This was taken behind some of the stores on Main Street. I don’t know if it is called Main Street but it should be. The road is actually State Route 89A. Again the late afternoon sunlight was working. All the rocks have names but I only found out a few of them.


This third shot was going down some stairs at an outdoor gallery. It was a quick snap as the figures seemed like they didn’t want their pictures taken. It is hard to describe and not scary. More regal than anything else.

Friday, December 11, 2009

Sedona Snapshots


Sedona Snapshots

All of the pics in this post are from the Coolpix P6000. The camera did well for its first serious outing. It sure is nice to have a little camera that has a wide lens. The yellow Snapdragons were probably the brightest looking flowers we saw in Sedona. There was much more dry/frozen type of plant material than flowers. This next picture was an interesting seed head I found along Oak Creek. It was nice and bristly. The color is almost perfect for Sedona it fits right in.


Here are some more dry leaves from along the creek. It was fun and a little noisy to walk through them. There are several species of leaves and it was a little weird that there was hardly any color among them.


This picture was taken at the Sedona Airport at sunset. That is West Sedona in the foreground. One thing that is nice about the little camera is you can take a picture like this and then focus on a subject that is one inch away if you like. About ten minutes after snapping this photo it was dark.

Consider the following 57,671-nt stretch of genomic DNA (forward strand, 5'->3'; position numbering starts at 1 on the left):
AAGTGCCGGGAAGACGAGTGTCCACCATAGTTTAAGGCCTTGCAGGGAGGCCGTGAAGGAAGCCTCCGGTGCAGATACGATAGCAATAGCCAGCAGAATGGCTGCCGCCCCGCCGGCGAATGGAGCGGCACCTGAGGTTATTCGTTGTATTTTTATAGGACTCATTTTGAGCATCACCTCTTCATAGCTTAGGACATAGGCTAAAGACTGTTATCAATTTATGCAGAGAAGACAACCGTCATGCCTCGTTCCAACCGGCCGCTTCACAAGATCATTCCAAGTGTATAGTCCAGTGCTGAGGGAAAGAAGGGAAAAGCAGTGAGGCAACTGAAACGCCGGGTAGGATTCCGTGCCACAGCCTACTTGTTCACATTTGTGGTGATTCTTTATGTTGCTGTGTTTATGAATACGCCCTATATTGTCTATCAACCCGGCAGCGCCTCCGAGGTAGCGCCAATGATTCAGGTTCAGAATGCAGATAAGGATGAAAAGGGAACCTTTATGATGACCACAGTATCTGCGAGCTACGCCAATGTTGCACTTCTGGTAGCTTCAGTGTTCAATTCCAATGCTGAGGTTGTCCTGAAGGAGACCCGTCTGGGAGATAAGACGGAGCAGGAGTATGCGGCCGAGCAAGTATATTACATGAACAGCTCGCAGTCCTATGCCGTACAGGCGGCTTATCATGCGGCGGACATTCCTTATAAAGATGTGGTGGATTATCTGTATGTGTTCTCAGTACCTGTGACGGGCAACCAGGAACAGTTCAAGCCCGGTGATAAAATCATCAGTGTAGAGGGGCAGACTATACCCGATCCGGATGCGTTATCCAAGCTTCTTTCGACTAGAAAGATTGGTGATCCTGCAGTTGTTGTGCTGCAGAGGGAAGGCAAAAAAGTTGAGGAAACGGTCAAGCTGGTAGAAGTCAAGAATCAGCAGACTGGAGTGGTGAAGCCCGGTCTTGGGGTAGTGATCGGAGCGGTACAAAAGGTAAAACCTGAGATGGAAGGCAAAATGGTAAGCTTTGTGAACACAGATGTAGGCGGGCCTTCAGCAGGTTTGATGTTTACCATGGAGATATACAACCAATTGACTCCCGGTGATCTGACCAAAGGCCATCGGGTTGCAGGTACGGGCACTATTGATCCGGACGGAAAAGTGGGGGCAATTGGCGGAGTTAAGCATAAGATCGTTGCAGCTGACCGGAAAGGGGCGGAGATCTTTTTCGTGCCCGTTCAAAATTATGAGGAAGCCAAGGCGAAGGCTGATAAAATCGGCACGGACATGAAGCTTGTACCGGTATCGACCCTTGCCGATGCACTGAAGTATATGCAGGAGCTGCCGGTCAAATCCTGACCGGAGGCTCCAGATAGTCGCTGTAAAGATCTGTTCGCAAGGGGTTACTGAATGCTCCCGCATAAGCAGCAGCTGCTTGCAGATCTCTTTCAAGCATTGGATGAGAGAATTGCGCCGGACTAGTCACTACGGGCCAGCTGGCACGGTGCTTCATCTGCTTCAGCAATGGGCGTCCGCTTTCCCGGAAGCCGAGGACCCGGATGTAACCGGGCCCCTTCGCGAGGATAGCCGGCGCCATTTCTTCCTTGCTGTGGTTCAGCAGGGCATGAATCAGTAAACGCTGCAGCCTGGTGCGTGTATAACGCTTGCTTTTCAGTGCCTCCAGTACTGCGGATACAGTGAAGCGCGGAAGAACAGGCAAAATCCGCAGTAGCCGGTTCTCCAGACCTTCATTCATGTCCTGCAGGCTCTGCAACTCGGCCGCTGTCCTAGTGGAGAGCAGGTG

Tomorrow I hope to go through some of the snapshots from the D700 and post them. Have a nice weekend.

Thursday, December 10, 2009

Sedona Skies



Sedona Skies
Skywatch Friday

The scenery in Sedona was amazing. This first photo was taken on Schnebly Hill Road on our drive from Flagstaff to Sedona. We just happened to stumble on to the road and later found out it is considered one of the top scenic drives in Arizona. For the first few miles it is relatively flat and meanders through a Ponderosa Pine (Pinus ponderosa) forest with grass under the trees. Later the grade and the road surface get rough. Each switchback turn reveals views of the dramatic red rocks and Oak Creek Canyon. There are not any guardrails and my stomach was getting a little queasy with the 1,000-foot drop offs that were right next to the edge. Lucky we were in a Jeep, as a car probably wouldn’t have made it. This photo was taken outside of the truck with the D700 and the Nikon 50mm/1.8 lens.